Black Death, savior
of the economy In the Middle Ages, Europe was arguably lagging behind its competitors to the East. So how did European nations come to dominate after the Middle Ages? According to a recent study, the answer is death, and lots of it. First, the Black Death, by killing a large fraction of the European population, allowed survivors to earn much higher wages, which allowed them to spend more on manufactured goods from cities and towns, spurring urban growth. Alas, this caused more death, because urban areas were overcrowded, disease-ridden “death-traps.” On top of that, increased trade spread more disease, and Europe was constantly at war, with armies causing deaths mainly by spreading disease, too. As the authors of the study put it, these “Horsemen of the Apocalypse effectively acted as ‘Horsemen of Riches’...because they jointly increased mortality, preserving post-plague wage gains.”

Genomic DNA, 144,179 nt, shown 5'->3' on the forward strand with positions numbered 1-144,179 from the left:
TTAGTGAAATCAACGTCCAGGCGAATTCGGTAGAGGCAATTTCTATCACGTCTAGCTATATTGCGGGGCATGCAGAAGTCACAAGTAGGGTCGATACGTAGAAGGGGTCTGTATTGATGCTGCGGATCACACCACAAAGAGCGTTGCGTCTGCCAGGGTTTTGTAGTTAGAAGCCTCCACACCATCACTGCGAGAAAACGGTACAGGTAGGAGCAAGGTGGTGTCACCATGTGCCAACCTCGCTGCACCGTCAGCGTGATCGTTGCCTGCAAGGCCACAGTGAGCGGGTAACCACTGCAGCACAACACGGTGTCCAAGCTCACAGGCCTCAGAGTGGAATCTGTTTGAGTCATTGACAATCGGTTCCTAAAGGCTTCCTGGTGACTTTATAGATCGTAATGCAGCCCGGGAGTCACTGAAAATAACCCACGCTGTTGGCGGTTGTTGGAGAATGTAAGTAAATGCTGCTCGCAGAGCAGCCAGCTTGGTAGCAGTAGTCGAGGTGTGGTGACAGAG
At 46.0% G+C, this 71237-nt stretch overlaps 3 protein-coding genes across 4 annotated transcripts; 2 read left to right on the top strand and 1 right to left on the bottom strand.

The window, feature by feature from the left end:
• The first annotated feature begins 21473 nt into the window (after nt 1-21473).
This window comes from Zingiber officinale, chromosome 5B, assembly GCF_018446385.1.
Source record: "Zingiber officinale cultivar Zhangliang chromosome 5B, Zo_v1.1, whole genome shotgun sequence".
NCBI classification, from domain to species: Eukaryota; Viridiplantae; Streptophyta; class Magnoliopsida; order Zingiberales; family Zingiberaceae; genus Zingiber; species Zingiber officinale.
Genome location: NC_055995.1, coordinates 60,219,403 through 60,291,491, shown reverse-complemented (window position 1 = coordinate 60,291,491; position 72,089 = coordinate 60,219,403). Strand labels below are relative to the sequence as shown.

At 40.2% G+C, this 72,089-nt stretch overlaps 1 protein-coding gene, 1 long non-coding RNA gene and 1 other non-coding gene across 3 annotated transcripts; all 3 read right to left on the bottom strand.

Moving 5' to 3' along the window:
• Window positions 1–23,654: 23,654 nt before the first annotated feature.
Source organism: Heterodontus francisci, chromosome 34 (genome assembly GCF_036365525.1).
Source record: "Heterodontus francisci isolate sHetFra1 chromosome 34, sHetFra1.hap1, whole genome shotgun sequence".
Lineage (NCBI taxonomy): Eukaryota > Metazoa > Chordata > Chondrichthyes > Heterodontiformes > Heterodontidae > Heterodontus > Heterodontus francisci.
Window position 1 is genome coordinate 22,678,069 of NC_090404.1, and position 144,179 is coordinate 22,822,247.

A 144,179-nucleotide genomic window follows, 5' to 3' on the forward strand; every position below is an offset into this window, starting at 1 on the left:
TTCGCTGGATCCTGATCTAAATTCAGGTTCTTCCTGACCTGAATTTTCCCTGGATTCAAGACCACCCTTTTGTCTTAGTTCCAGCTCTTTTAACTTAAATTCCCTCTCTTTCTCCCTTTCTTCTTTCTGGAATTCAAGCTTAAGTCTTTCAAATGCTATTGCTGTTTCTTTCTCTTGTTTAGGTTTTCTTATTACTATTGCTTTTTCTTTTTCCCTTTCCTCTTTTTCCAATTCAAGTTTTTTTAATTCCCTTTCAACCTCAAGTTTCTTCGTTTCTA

Although China suffered many deaths from the plague, too, its cities were cleaner and it wasn’t at war all the time, so it didn’t get the same creative destruction that Europe did.
Voigtländer, N. & Voth, H.-J., “The Three Horsemen of Riches: Plague, War, and Urbanization in Early Modern Europe,” Review of Economic Studies (forthcoming).